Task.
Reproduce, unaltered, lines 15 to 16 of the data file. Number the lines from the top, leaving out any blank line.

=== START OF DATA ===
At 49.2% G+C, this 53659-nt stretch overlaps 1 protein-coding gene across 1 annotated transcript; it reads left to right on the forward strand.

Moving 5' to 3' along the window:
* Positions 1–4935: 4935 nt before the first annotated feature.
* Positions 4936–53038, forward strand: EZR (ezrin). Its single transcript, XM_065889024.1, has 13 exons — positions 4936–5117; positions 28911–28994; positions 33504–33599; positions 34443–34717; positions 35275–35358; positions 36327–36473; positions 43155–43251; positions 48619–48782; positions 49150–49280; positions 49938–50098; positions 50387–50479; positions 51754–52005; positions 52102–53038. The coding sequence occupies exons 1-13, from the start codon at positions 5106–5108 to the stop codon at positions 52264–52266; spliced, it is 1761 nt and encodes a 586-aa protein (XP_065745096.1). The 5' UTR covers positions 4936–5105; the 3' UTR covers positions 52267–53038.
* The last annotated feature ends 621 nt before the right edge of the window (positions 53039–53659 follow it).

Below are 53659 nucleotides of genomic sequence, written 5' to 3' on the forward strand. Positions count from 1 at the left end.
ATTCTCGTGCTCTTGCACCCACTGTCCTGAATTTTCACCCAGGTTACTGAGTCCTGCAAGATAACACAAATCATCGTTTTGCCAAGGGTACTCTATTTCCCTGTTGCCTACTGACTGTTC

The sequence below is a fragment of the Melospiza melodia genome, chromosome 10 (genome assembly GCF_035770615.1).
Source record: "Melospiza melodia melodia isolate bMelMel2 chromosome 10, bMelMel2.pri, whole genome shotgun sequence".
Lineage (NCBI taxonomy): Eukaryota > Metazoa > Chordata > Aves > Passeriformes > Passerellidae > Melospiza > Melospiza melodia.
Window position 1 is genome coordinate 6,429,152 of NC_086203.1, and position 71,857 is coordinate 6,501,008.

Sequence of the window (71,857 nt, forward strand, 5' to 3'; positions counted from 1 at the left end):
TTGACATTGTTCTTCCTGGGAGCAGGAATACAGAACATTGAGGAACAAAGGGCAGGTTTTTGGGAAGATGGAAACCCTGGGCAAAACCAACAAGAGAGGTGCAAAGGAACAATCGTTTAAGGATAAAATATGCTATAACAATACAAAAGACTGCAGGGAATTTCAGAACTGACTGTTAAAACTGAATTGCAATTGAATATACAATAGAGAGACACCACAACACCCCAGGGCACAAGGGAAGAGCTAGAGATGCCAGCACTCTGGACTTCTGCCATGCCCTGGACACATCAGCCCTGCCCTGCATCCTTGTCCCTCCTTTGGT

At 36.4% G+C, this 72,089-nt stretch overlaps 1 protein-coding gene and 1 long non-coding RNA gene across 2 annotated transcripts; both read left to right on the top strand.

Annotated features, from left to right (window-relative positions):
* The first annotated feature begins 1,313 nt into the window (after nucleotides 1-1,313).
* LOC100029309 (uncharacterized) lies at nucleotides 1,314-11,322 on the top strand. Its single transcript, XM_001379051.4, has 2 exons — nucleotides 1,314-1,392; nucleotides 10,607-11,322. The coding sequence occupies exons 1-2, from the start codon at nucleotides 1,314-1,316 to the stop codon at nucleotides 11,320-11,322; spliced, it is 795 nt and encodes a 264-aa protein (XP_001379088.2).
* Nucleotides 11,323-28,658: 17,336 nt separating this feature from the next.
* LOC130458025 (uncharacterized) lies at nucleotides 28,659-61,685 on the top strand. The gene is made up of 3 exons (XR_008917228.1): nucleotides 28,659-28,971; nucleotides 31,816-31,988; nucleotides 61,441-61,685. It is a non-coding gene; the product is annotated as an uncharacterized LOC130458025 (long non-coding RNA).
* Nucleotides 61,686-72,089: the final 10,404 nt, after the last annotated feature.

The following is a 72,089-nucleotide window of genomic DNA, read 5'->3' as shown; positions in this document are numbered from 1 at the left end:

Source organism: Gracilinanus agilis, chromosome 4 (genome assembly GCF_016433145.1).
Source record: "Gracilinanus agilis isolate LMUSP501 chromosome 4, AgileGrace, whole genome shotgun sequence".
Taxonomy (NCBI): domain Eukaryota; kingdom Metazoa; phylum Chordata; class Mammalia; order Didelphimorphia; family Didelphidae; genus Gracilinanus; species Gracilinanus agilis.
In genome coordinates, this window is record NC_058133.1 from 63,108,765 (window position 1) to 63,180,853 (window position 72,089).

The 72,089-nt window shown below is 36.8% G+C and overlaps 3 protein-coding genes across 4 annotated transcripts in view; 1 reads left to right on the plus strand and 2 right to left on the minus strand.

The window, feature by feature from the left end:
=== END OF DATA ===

Annotated features, from left to right (window-relative positions):
* The first annotated feature begins 1,313 nt into the window (after nucleotides 1-1,313).